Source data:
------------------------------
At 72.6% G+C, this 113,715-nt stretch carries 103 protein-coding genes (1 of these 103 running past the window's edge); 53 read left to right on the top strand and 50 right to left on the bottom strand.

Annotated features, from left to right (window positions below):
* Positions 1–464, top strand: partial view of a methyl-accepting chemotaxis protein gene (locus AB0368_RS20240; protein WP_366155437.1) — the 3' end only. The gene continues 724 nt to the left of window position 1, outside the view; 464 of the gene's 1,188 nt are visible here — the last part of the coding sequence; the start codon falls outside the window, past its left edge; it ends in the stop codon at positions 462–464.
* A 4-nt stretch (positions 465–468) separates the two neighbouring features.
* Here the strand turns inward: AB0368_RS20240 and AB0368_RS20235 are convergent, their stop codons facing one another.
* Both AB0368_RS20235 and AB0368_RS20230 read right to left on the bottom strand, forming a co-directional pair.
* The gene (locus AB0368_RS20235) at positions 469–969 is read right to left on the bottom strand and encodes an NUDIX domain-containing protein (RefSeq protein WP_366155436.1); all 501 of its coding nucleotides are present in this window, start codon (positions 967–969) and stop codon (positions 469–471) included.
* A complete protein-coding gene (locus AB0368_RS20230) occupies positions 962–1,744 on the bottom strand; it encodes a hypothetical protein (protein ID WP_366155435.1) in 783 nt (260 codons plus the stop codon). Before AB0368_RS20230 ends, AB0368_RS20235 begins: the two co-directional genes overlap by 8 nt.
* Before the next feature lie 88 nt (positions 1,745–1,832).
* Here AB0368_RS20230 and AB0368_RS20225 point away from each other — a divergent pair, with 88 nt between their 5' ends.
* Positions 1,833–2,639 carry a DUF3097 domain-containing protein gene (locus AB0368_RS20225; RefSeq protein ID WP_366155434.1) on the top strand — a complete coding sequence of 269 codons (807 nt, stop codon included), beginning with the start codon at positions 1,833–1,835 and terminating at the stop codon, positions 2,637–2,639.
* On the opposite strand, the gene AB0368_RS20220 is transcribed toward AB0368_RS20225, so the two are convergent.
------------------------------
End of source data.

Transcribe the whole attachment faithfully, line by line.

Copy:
At 72.6% G+C, this 113,715-nt stretch carries 103 protein-coding genes (1 of these 103 running past the window's edge); 53 read left to right on the top strand and 50 right to left on the bottom strand.

Annotated features, from left to right (window positions below):
* Positions 1–464, top strand: partial view of a methyl-accepting chemotaxis protein gene (locus AB0368_RS20240; protein WP_366155437.1) — the 3' end only. The gene continues 724 nt to the left of window position 1, outside the view; 464 of the gene's 1,188 nt are visible here — the last part of the coding sequence; the start codon falls outside the window, past its left edge; it ends in the stop codon at positions 462–464.
* A 4-nt stretch (positions 465–468) separates the two neighbouring features.
* Here the strand turns inward: AB0368_RS20240 and AB0368_RS20235 are convergent, their stop codons facing one another.
* Both AB0368_RS20235 and AB0368_RS20230 read right to left on the bottom strand, forming a co-directional pair.
* The gene (locus AB0368_RS20235) at positions 469–969 is read right to left on the bottom strand and encodes an NUDIX domain-containing protein (RefSeq protein WP_366155436.1); all 501 of its coding nucleotides are present in this window, start codon (positions 967–969) and stop codon (positions 469–471) included.
* A complete protein-coding gene (locus AB0368_RS20230) occupies positions 962–1,744 on the bottom strand; it encodes a hypothetical protein (protein ID WP_366155435.1) in 783 nt (260 codons plus the stop codon). Before AB0368_RS20230 ends, AB0368_RS20235 begins: the two co-directional genes overlap by 8 nt.
* Before the next feature lie 88 nt (positions 1,745–1,832).
* Here AB0368_RS20230 and AB0368_RS20225 point away from each other — a divergent pair, with 88 nt between their 5' ends.
* Positions 1,833–2,639 carry a DUF3097 domain-containing protein gene (locus AB0368_RS20225; RefSeq protein ID WP_366155434.1) on the top strand — a complete coding sequence of 269 codons (807 nt, stop codon included), beginning with the start codon at positions 1,833–1,835 and terminating at the stop codon, positions 2,637–2,639.
* On the opposite strand, the gene AB0368_RS20220 is transcribed toward AB0368_RS20225, so the two are convergent.